Ukraine sees room for compromise as 20,000 flee Mariupol – Press Enterprise


Kyiv, Ukraine (AP) – Ukraine said it saw potential room for compromise in talks with Russia on Tuesday, while Moscow forces stepped up their bombardment of Kyiv and an estimated 20,000 civilians fled the desperately encircled port city of Mariupol via a humanitarian corridor.

The rapid developments on the diplomatic front and on the ground came on the 20th day of the Russian invasion, when the number of Ukrainians fleeing the country amid the worst fighting in Europe since World War II dwarfed 3 million.

A top Ukrainian negotiator, presidential adviser Mykhailo Podolyak, described the latest round of talks with the Russians, which took place via video conference, as “very difficult and sticky” and said there were “fundamental contradictions” between the two sides, but added that “there are certainly leaves room for compromise.” He said talks would resume on Wednesday.

Earlier in the day, another adviser to Ukrainian President Volodymyr Zelenskyy, Ihor Zhovkva, struck a more optimistic note, saying that negotiations had become “more constructive” and that Russia had softened its stance by dropping its calls for Ukraine’s surrender Job.

In other developments, the leaders of three European Union countries – Poland, the Czech Republic and Slovenia – visited the embattled capital, arriving by train to boldly demonstrate their support amid the danger.

Meanwhile, large pre-dawn blasts thundered through Kyiv in what Ukrainian authorities described as artillery strikes as Russia’s bombardment of the capital appeared to become more systematic, moving closer to the city center, destroying apartments, a metro station and other civilian facilities.

Zelenskyi said barrages struck four multi-story buildings in the city, killing dozens. The strikes disrupted the relative calm that was returning after an initial advance by Moscow forces was halted in the early days of the war.

A senior US defense official, who spoke on condition of anonymity to discuss the Pentagon’s assessment, said the Russians were increasingly using long-range fire to hit civilian targets in Kyiv, but that their ground forces were making little to no progress in the area made land. The official said Russian troops were still about 15 kilometers from the center of the capital.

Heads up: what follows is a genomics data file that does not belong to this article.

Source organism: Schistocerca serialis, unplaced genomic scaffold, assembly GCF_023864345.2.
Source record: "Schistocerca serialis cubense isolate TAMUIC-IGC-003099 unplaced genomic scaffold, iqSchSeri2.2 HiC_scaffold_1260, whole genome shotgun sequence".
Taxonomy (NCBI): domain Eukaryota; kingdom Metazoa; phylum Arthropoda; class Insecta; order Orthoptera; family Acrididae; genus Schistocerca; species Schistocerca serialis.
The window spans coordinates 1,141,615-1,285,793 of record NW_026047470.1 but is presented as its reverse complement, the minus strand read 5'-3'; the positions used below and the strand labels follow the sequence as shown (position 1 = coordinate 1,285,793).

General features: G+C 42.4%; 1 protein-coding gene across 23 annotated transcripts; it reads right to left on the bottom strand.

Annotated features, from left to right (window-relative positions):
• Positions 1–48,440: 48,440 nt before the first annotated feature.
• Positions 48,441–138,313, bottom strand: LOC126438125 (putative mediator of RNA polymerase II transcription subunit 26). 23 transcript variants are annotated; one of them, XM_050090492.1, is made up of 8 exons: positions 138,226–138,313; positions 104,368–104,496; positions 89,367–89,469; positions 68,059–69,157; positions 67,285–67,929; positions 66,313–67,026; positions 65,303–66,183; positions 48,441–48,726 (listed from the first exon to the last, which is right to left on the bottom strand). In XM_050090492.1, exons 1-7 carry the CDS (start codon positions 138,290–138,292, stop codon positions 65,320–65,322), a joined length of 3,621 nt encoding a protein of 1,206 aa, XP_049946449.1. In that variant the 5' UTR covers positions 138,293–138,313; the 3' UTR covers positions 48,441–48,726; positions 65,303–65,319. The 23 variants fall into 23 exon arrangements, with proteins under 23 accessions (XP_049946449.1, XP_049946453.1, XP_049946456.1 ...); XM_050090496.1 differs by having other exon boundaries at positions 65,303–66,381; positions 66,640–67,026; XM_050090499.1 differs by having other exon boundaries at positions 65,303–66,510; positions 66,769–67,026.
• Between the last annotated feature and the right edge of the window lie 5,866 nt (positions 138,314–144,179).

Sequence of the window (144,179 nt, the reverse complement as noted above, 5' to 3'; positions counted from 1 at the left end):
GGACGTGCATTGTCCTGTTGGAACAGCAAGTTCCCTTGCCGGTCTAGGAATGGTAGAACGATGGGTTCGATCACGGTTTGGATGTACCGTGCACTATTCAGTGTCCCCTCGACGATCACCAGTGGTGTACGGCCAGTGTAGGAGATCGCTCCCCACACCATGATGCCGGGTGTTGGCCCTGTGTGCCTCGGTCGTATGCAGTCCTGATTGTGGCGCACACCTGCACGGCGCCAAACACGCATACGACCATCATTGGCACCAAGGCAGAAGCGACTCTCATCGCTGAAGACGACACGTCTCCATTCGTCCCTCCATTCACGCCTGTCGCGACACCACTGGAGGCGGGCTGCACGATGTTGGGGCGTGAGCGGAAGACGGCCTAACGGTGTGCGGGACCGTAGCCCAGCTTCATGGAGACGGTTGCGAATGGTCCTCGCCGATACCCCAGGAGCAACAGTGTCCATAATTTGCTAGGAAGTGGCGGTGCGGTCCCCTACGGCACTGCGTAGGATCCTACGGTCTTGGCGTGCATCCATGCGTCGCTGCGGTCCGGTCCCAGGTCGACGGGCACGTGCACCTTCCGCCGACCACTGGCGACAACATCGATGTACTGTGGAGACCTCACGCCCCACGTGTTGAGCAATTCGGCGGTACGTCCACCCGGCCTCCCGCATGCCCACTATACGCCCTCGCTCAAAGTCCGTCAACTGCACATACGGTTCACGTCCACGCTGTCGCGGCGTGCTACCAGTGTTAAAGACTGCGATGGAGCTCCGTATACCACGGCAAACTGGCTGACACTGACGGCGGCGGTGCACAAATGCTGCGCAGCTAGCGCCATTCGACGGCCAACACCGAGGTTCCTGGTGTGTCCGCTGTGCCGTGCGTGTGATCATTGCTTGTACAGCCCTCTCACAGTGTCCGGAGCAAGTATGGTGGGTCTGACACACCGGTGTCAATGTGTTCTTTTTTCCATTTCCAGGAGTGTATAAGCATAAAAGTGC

The official said the US has seen signs that Russia believes it may need more troops or supplies than it has available in Ukraine and is considering ways to bring more resources into the country. The officer didn’t elaborate.

Ahead of Tuesday’s talks, Russian Foreign Minister Sergei Lavrov said Moscow would reiterate its demands that Ukraine drop its bid to join NATO, adopt neutral status and “demilitarize.”

In a statement that appeared to signal potential grounds for a deal with Moscow, Zelenskyy told European leaders gathered in London that he was aware that NATO had no intention of absorbing Ukraine.

“We’ve heard about open doors for many years, but we’ve also heard that we cannot enter those doors,” he said. “That’s the truth, and we just have to accept it for what it is.”

NATO does not accept nations with unresolved territorial conflicts. Zelenskyy has repeatedly said in recent weeks that he is aware that NATO will not offer Ukraine membership and that he could consider neutral status for his country, but needs strong security guarantees from both the West and Russia.

The United Nations said nearly 700 civilians were killed in Ukraine, although the true number is likely much higher.

Two journalists working for Fox News were killed when the vehicle they were traveling in was hit by fire on the outskirts of Kyiv on Monday, the network said. Fox identified the two as video journalist Pierre Zakrzewski and Ukrainian journalist Oleksandra “Sasha” Kuvshynova, who helped Fox crews navigate the area. Another journalist was killed in Ukraine on Sunday.

A fresh effort has been launched across the country to keep civilians safe and provide assistance. The Red Cross said it was working to evacuate people in about 70 buses from the northeastern city of Sumy, near the Russian border.